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Relative positioning of burner and scratching wheel. The scratch has to be made exactly in the zone of the maximum thermal strain. This means in the centre of the heated zone. This zone must be as small as possible. The crack will start from the scratch and will follow the highest strain.

If the scratch is not situated in the zone with the maximum strain, the crack will move from the initiating point e.g. the scratch, towards the zone with the highest strain. This causes stepping or waving of the crack. Specially ‘stepping’ may cause axial cracks in the stemtube, causing rejects during stemmaking. (cracked stemtube).

Although these types of crack may seem very small and sometimes can be closed again during glazing of the cutting rim, they must be avoided.

As a starting point for the adjustment of the correct burner height, the height level of the scratch can be compared to the height level of the burner. For this adjustment the machine has to driven by hand, from the scratching wheel position back to the burner position. In most cases this will not be the final adjustment, but it does give a good starting point for proper adjustment.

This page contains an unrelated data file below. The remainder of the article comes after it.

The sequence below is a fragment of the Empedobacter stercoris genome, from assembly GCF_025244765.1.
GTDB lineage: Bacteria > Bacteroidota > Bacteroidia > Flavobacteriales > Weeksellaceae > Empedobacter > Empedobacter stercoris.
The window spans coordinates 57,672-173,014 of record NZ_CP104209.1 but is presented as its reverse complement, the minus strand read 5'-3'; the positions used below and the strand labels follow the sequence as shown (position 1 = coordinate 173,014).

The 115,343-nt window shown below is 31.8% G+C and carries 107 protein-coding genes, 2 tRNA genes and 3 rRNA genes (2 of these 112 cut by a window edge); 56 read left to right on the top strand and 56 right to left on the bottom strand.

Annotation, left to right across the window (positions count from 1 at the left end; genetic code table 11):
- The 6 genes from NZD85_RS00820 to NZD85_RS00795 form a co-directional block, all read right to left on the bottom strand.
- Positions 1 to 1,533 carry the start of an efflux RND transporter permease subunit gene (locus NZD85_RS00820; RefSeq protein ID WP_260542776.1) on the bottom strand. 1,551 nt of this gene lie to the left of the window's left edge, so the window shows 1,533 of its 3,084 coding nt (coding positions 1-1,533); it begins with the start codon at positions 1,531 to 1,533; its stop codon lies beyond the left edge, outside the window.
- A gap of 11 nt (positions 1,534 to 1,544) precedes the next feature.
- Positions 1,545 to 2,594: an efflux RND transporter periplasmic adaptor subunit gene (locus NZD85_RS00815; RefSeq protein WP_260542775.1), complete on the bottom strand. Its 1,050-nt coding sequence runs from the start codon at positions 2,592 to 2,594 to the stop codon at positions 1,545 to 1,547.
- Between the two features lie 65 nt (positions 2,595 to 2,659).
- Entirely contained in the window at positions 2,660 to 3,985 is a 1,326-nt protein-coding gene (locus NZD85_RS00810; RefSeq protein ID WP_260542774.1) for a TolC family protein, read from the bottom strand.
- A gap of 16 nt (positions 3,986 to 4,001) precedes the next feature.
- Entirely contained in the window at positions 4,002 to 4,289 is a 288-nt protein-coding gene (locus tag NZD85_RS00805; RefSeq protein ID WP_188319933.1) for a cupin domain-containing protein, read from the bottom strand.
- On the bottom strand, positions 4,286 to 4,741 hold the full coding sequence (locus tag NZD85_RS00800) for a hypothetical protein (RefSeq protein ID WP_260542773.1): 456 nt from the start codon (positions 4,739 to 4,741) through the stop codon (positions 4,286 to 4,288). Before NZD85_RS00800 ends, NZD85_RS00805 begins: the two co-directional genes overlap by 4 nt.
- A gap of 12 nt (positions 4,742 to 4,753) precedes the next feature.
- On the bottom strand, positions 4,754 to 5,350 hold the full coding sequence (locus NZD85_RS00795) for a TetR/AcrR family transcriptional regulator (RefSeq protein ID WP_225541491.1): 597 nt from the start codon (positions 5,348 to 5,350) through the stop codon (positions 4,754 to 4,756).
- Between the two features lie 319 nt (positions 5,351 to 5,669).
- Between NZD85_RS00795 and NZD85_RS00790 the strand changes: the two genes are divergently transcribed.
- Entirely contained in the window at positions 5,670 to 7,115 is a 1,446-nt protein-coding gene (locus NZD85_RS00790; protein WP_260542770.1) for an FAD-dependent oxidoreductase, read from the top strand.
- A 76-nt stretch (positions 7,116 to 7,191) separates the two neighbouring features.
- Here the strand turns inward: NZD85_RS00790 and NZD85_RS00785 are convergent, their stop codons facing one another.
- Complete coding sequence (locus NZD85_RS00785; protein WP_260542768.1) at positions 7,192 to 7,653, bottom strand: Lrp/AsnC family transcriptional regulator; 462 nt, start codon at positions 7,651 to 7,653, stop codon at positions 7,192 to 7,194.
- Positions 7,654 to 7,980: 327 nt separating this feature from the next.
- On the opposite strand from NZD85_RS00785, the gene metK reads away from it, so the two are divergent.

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Positioning of the scratching wheel: The scratching wheel must be positioned horizontally in all directions. The axis of the wheel holder must be directed towards the centre of the machine. The wheel must be well fixed and its bearing must be stable. Since we meet a number of tolerances, such as positioning of the heads, outer diameter of the glass tubes etc. the adjustment of the scratching wheel in radial direction of the machine is somewhat questionable with respect to the scratching depth. A compromise has to be found between on one side the combination of the smallest glass tube diameters and the heads positioned somewhat inwards to the machine and on the other side the biggest tube diameters and heads positioned somewhat outwards. Also the speed of touching has some influence. As a guide line, a scratch with a length of 2 to 4 mm is an indication of a correct adjustment. The spring force must be set so that all tubes will be scratched. It should not be so strong that mechanical damage (chips, cracks) are observed. The scratching wheel has to be sharp and grinded correctly. (see GLV 109-15-25 pages 310-312). Positioning of the burner and flame setting: The burner has to be positioned horizontally in all directions. The axis of the burner must be directed towards the centre of the machine. The flame has to be parallel with the axis of the burner (check for correct mounting and stacking of the plates, contamination and connection of gas and oxygen). Since the zone with strain has to be as small as possible, the flame has to be sharp and stable causing a concentrated heat in a limited zone. Flame spread must not be observed.